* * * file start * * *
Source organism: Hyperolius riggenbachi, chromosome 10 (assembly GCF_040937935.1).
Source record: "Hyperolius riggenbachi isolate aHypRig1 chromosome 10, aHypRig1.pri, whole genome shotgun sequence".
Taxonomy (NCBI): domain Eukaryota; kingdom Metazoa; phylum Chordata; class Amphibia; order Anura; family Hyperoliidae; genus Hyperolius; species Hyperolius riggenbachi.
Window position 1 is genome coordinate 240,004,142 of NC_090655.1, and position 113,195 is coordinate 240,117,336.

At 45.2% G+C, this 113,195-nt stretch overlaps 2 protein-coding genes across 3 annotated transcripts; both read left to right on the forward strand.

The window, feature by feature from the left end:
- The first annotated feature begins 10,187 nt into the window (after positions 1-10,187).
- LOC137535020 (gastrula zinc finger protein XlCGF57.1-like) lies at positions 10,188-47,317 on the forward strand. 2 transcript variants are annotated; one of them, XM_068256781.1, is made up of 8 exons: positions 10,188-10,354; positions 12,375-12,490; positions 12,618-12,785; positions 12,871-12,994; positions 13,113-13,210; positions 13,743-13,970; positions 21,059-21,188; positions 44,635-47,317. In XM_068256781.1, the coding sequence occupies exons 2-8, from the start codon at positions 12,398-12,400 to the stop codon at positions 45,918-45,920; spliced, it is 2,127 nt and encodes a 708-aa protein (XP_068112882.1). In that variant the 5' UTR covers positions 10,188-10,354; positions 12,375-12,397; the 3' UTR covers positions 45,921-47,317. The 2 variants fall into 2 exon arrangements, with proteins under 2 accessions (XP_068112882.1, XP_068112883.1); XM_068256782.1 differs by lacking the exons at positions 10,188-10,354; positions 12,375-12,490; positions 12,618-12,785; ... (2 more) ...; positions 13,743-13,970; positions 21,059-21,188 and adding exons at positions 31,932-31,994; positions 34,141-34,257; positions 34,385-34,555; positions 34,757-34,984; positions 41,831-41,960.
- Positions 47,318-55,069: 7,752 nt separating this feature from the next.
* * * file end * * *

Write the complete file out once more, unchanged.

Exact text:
Source organism: Hyperolius riggenbachi, chromosome 10 (assembly GCF_040937935.1).
Source record: "Hyperolius riggenbachi isolate aHypRig1 chromosome 10, aHypRig1.pri, whole genome shotgun sequence".
Taxonomy (NCBI): domain Eukaryota; kingdom Metazoa; phylum Chordata; class Amphibia; order Anura; family Hyperoliidae; genus Hyperolius; species Hyperolius riggenbachi.
Window position 1 is genome coordinate 240,004,142 of NC_090655.1, and position 113,195 is coordinate 240,117,336.

At 45.2% G+C, this 113,195-nt stretch overlaps 2 protein-coding genes across 3 annotated transcripts; both read left to right on the forward strand.

The window, feature by feature from the left end:
- The first annotated feature begins 10,187 nt into the window (after positions 1-10,187).
- LOC137535020 (gastrula zinc finger protein XlCGF57.1-like) lies at positions 10,188-47,317 on the forward strand. 2 transcript variants are annotated; one of them, XM_068256781.1, is made up of 8 exons: positions 10,188-10,354; positions 12,375-12,490; positions 12,618-12,785; positions 12,871-12,994; positions 13,113-13,210; positions 13,743-13,970; positions 21,059-21,188; positions 44,635-47,317. In XM_068256781.1, the coding sequence occupies exons 2-8, from the start codon at positions 12,398-12,400 to the stop codon at positions 45,918-45,920; spliced, it is 2,127 nt and encodes a 708-aa protein (XP_068112882.1). In that variant the 5' UTR covers positions 10,188-10,354; positions 12,375-12,397; the 3' UTR covers positions 45,921-47,317. The 2 variants fall into 2 exon arrangements, with proteins under 2 accessions (XP_068112882.1, XP_068112883.1); XM_068256782.1 differs by lacking the exons at positions 10,188-10,354; positions 12,375-12,490; positions 12,618-12,785; ... (2 more) ...; positions 13,743-13,970; positions 21,059-21,188 and adding exons at positions 31,932-31,994; positions 34,141-34,257; positions 34,385-34,555; positions 34,757-34,984; positions 41,831-41,960.
- Positions 47,318-55,069: 7,752 nt separating this feature from the next.